Aggressive behavior can be defined as any behavior intended to hurt another person, and it is associated with many individual and social factors. This study examined the relationship between emotional regulation and inhibitory control in predicting aggressive behavior. Seventy-eight participants (40 males) completed self-report measures (Negative Mood Regulation Scale and Buss-Perry Aggression Questionnaire), a stop signal task, and engaged in a modified version of Taylor Aggression Paradigm (TAP) exercise, in which the outcome was used as a measure of direct physical aggression. We used a hierarchical, mixed-model multiple regression analysis test to examine the effects of emotion regulation and inhibitory control on physical reactive aggression. Results indicated an interaction between emotion regulation and inhibitory control on aggression. For participants with low inhibitory control only, there was a significant difference between high and low emotion regulation on aggression, such that low emotion regulation participants registered higher aggression than high emotion regulation participants. This difference was not found among participants with high inhibitory control. These results have implications for refining and targeting training and rehabilitation programs aimed at reducing aggressive behavior.
Citation: Hsieh I-J, Chen YY (2017) Determinants of aggressive behavior: Interactive effects of emotional regulation and inhibitory control. PLoS ONE 12(4): e0175651. https://doi.org/10.1371/journal.pone.0175651
Editor: Antonio Verdejo-García, University of Granada, SPAIN
Received: November 2, 2016; Accepted: March 29, 2017; Published: April 11, 2017
Copyright: © 2017 Hsieh, Chen. This is an open access article distributed under the terms of the Creative Commons Attribution License, which permits unrestricted use, distribution, and reproduction in any medium, provided the original author and source are credited.
Data Availability: All relevant data is available at the Figshare Repository. Please find the data at the following link: https://figshare.com/s/9e6d4a1c852d5c9b3aa9.
Funding: The authors received no specific funding for this work.
Competing interests: The authors have declared that no competing interests exist.
Regardless of culture or geographical location, various manifestations of aggression and forms of aggressive behavior may be found among groups of individual. Aggressive behavior has been defined as any behavior intended to harm or injure another organism which is motivated to avoid such treatment . This common yet destructive behavior may be the cause of financial loss, emotional distress, physical injury, or even death, to those exposed to it, not to mention other more indirect interpersonal and social costs to individuals and social groups associated with the victims. Therefore, much effort has been devoted to the understanding and prediction of aggressive behavior.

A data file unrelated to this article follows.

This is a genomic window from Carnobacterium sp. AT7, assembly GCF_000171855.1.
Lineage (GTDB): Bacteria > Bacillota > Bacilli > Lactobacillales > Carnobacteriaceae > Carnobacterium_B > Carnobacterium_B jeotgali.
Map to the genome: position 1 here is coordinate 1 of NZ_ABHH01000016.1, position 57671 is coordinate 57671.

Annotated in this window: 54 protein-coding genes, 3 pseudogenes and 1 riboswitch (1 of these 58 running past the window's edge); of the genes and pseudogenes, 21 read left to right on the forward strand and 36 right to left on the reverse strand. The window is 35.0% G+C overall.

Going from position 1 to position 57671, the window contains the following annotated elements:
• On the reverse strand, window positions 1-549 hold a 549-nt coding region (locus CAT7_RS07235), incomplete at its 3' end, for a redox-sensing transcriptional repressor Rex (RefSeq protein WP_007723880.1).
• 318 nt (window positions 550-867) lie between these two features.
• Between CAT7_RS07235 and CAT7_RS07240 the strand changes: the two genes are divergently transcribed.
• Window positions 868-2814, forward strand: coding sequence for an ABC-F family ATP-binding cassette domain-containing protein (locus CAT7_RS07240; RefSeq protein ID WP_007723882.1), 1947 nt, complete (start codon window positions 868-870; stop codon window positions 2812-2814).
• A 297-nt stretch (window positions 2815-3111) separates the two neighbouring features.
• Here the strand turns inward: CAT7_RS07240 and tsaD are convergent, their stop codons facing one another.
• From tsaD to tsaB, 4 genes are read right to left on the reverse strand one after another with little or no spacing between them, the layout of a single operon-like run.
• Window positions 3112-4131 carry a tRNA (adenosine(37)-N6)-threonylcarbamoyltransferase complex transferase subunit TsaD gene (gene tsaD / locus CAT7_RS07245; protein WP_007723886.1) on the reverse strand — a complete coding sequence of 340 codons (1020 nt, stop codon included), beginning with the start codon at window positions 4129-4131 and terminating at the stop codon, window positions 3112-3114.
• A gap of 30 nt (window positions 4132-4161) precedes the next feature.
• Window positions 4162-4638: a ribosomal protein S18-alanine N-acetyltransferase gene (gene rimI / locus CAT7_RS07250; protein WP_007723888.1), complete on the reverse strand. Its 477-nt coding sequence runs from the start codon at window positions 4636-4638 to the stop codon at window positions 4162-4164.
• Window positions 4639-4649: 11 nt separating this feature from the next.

Previous research has proposed several types of aggressive behavior. The mostly used categories are physical, verbal, and indirect aggression . As each category’s name indicates, physical aggression involves physical harm to others, verbal aggression includes the use of language to hurt people, and indirect aggression involves social manipulation, such as social exclusion that ultimately results in harm to others. Other types of aggression include reactive and instrumental aggression. Reactive aggression (sometimes also referred to as emotional aggression) is a response to provocation or threat, while instrumental aggression (sometimes referred to as proactive aggression) refers to using aggression as means to an end. In the current study, the focus would be on physical reactive aggression.
Previous research has shown that physical aggression can be affected by many factors, such as gender (e.g.,[3, 4]), alcohol use (e.g., ), exposure to violent media (e.g., ). Several theories have been developed in order to integrate these factors and explain their relationships with one another. Finkel  proposed a model (I3 theory) aimed at explaining aggressive behavior, taking into consideration many of the known factors that were associated with aggressive behavior. According to the theory, the commission of aggressive behavior can be determinate by the interactions among instigating trigger, impelling forces, and inhibiting force. Instigating trigger is defined as situational events or circumstances with the potential to lower the threshold of carrying out aggressive acts. Instigating factors would increase the likelihood of aggression. Impelling force refers to personality traits or dispositional factors that would increase the likelihood of aggression, particularly when individuals with these traits are confronted with instigating triggers. Finally, inhibiting force is one that would override an aggressive urge. Together, instigating trigger and impelling force would strengthen an aggressive impulse. Inhibiting force, on the other hand, would determine the threshold above which aggressive impulses would transform into actual aggressive behaviors.